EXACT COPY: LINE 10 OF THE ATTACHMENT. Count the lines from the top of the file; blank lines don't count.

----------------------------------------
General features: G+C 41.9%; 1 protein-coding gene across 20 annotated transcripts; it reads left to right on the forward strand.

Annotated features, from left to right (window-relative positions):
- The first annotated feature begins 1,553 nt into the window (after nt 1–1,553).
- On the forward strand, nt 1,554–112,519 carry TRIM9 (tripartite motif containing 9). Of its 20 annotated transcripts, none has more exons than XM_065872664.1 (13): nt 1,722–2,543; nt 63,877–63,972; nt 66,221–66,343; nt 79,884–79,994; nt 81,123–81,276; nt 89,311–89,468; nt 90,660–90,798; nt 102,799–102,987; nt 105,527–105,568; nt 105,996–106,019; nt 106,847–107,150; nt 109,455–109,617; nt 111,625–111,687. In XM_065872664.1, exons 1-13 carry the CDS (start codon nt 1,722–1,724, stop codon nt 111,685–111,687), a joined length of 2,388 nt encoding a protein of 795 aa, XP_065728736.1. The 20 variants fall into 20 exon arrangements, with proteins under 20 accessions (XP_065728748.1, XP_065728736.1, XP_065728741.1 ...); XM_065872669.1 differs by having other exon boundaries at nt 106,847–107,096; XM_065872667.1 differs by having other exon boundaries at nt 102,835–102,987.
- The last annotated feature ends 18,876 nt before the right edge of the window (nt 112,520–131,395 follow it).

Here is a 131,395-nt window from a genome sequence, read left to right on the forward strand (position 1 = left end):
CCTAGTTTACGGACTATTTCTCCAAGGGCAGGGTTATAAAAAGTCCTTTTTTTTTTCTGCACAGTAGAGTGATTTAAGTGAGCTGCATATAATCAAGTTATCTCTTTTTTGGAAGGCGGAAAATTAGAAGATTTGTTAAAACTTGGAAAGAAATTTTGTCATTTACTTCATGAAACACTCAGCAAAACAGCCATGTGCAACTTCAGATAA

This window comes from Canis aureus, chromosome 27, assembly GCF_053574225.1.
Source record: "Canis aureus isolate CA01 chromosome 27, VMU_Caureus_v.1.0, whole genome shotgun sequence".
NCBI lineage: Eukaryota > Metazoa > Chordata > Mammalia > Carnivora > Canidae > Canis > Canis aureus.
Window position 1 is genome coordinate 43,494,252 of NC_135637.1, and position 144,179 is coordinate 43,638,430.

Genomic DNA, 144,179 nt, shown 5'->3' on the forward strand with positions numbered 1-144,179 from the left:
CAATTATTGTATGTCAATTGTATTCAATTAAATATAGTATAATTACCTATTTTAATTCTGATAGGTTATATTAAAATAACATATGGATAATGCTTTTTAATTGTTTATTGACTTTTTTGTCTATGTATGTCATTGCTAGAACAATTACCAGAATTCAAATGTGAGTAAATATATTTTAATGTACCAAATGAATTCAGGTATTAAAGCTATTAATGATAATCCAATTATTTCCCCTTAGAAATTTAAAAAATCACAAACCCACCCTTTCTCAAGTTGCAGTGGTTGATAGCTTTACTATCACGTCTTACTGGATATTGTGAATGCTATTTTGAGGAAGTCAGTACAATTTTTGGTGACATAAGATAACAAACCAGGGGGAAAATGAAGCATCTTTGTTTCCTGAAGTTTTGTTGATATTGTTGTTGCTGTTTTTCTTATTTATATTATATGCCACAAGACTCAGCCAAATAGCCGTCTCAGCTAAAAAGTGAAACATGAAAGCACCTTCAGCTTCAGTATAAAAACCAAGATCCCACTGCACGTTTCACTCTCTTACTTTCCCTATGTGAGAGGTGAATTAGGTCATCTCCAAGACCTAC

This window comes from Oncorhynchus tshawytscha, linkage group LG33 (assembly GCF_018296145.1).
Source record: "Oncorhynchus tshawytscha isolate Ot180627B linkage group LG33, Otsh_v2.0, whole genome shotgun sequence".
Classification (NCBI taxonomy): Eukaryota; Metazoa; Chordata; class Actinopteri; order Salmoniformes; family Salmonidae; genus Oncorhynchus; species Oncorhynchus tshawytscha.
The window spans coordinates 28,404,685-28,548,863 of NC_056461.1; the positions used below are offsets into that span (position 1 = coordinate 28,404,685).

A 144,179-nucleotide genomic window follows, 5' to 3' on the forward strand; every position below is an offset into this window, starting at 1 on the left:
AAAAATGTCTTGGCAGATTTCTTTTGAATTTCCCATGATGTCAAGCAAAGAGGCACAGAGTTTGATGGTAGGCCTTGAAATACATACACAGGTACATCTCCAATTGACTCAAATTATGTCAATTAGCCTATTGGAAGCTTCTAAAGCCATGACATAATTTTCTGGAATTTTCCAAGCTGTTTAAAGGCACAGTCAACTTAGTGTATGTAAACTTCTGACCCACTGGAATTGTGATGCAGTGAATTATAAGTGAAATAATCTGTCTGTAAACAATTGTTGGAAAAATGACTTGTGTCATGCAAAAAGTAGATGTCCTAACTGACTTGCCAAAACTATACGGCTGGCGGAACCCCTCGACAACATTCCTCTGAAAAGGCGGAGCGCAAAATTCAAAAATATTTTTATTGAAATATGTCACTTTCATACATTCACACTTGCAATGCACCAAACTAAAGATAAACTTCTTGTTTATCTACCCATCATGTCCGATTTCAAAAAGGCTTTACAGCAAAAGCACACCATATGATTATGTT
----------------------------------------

NCBI lineage: Eukaryota > Metazoa > Chordata > Mammalia > Carnivora > Canidae > Canis > Canis aureus.